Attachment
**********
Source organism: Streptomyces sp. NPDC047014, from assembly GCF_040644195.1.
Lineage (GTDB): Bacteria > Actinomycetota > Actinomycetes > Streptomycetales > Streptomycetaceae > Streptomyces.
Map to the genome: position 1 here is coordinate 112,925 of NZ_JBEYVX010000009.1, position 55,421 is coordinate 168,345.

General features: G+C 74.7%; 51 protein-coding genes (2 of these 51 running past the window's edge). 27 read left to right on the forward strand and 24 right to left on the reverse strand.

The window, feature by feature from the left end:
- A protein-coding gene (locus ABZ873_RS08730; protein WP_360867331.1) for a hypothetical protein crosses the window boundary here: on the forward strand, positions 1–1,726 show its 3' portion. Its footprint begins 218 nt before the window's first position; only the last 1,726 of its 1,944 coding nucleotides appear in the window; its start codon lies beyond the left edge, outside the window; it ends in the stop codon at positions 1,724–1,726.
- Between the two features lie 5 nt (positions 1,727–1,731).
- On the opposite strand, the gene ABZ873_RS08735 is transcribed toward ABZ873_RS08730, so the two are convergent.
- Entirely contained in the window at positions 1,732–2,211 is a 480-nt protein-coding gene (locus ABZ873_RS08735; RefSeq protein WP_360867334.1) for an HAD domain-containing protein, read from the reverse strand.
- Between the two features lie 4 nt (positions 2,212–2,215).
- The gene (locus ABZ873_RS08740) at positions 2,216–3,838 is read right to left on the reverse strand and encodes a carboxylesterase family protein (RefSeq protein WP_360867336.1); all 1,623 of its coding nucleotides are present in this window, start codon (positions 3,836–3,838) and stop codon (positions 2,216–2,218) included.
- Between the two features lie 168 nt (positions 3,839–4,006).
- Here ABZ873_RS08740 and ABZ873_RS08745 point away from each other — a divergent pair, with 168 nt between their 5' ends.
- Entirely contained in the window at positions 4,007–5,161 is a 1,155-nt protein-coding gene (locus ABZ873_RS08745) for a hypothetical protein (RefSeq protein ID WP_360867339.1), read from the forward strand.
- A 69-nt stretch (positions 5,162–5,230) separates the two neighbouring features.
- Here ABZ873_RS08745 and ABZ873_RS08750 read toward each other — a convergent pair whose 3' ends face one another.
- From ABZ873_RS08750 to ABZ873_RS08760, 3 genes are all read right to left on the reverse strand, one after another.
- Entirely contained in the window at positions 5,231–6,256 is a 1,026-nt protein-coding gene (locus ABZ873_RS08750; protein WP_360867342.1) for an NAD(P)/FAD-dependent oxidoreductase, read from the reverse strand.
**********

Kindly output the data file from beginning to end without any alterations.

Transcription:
Source organism: Streptomyces sp. NPDC047014, from assembly GCF_040644195.1.
Lineage (GTDB): Bacteria > Actinomycetota > Actinomycetes > Streptomycetales > Streptomycetaceae > Streptomyces.
Map to the genome: position 1 here is coordinate 112,925 of NZ_JBEYVX010000009.1, position 55,421 is coordinate 168,345.

General features: G+C 74.7%; 51 protein-coding genes (2 of these 51 running past the window's edge). 27 read left to right on the forward strand and 24 right to left on the reverse strand.

The window, feature by feature from the left end:
- A protein-coding gene (locus ABZ873_RS08730; protein WP_360867331.1) for a hypothetical protein crosses the window boundary here: on the forward strand, positions 1–1,726 show its 3' portion. Its footprint begins 218 nt before the window's first position; only the last 1,726 of its 1,944 coding nucleotides appear in the window; its start codon lies beyond the left edge, outside the window; it ends in the stop codon at positions 1,724–1,726.
- Between the two features lie 5 nt (positions 1,727–1,731).
- On the opposite strand, the gene ABZ873_RS08735 is transcribed toward ABZ873_RS08730, so the two are convergent.
- Entirely contained in the window at positions 1,732–2,211 is a 480-nt protein-coding gene (locus ABZ873_RS08735; RefSeq protein WP_360867334.1) for an HAD domain-containing protein, read from the reverse strand.
- Between the two features lie 4 nt (positions 2,212–2,215).
- The gene (locus ABZ873_RS08740) at positions 2,216–3,838 is read right to left on the reverse strand and encodes a carboxylesterase family protein (RefSeq protein WP_360867336.1); all 1,623 of its coding nucleotides are present in this window, start codon (positions 3,836–3,838) and stop codon (positions 2,216–2,218) included.
- Between the two features lie 168 nt (positions 3,839–4,006).
- Here ABZ873_RS08740 and ABZ873_RS08745 point away from each other — a divergent pair, with 168 nt between their 5' ends.
- Entirely contained in the window at positions 4,007–5,161 is a 1,155-nt protein-coding gene (locus ABZ873_RS08745) for a hypothetical protein (RefSeq protein ID WP_360867339.1), read from the forward strand.
- A 69-nt stretch (positions 5,162–5,230) separates the two neighbouring features.
- Here ABZ873_RS08745 and ABZ873_RS08750 read toward each other — a convergent pair whose 3' ends face one another.
- From ABZ873_RS08750 to ABZ873_RS08760, 3 genes are all read right to left on the reverse strand, one after another.
- Entirely contained in the window at positions 5,231–6,256 is a 1,026-nt protein-coding gene (locus ABZ873_RS08750; protein WP_360867342.1) for an NAD(P)/FAD-dependent oxidoreductase, read from the reverse strand.